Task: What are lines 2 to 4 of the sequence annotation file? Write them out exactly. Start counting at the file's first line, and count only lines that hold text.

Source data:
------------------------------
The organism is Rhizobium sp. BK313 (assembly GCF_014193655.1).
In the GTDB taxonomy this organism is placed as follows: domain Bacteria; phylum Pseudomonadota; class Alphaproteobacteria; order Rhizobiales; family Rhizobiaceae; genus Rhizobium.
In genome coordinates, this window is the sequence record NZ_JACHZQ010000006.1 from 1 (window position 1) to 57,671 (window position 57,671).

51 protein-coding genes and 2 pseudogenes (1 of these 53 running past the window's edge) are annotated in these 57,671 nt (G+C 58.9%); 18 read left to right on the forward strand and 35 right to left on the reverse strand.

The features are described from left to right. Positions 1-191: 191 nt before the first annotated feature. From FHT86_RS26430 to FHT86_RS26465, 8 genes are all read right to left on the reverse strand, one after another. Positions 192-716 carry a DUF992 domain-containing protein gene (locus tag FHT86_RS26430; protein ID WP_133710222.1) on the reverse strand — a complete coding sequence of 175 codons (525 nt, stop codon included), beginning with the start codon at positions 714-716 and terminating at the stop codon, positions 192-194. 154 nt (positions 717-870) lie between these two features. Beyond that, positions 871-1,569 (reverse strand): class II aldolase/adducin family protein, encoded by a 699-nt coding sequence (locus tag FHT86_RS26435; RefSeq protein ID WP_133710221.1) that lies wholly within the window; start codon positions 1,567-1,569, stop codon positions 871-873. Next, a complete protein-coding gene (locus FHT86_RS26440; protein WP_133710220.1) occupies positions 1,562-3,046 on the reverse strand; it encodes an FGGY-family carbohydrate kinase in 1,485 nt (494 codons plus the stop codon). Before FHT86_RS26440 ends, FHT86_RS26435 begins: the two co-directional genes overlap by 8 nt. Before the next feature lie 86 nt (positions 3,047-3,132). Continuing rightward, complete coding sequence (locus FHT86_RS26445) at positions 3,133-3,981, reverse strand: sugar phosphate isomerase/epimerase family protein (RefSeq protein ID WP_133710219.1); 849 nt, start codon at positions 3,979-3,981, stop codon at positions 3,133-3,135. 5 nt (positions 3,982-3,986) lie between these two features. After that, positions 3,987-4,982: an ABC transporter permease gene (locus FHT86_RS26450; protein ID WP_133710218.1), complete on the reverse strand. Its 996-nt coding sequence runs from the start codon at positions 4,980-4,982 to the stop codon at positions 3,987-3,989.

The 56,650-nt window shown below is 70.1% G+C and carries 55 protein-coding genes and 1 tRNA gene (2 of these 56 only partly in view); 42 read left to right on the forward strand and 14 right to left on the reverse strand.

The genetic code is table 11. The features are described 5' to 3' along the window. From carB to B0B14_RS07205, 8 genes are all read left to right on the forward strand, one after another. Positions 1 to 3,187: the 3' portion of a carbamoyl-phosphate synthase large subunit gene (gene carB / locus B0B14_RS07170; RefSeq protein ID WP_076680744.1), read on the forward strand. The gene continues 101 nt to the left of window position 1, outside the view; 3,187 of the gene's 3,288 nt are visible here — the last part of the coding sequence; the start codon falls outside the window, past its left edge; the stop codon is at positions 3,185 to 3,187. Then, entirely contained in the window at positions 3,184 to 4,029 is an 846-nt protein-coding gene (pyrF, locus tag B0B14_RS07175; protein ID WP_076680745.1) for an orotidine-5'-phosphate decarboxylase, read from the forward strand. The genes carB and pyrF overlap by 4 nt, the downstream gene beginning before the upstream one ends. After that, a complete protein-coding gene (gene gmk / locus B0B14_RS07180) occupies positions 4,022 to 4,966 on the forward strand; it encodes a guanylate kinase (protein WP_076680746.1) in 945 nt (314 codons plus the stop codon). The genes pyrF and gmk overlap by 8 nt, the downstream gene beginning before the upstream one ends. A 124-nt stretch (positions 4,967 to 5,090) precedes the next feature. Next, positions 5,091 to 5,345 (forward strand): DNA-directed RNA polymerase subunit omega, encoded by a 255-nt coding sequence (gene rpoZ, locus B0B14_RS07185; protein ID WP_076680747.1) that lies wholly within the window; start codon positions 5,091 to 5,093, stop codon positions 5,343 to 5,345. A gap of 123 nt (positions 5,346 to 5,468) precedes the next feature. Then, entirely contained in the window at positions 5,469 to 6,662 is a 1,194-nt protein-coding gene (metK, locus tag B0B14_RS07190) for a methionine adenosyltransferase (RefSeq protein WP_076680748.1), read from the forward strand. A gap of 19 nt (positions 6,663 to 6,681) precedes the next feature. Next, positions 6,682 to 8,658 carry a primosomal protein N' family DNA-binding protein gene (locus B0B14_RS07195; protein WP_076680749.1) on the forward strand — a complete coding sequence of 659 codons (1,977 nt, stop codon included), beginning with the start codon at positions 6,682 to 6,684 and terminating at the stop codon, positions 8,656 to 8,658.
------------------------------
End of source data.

In the GTDB taxonomy this organism is placed as follows: domain Bacteria; phylum Pseudomonadota; class Alphaproteobacteria; order Rhizobiales; family Rhizobiaceae; genus Rhizobium.
In genome coordinates, this window is the sequence record NZ_JACHZQ010000006.1 from 1 (window position 1) to 57,671 (window position 57,671).

51 protein-coding genes and 2 pseudogenes (1 of these 53 running past the window's edge) are annotated in these 57,671 nt (G+C 58.9%); 18 read left to right on the forward strand and 35 right to left on the reverse strand.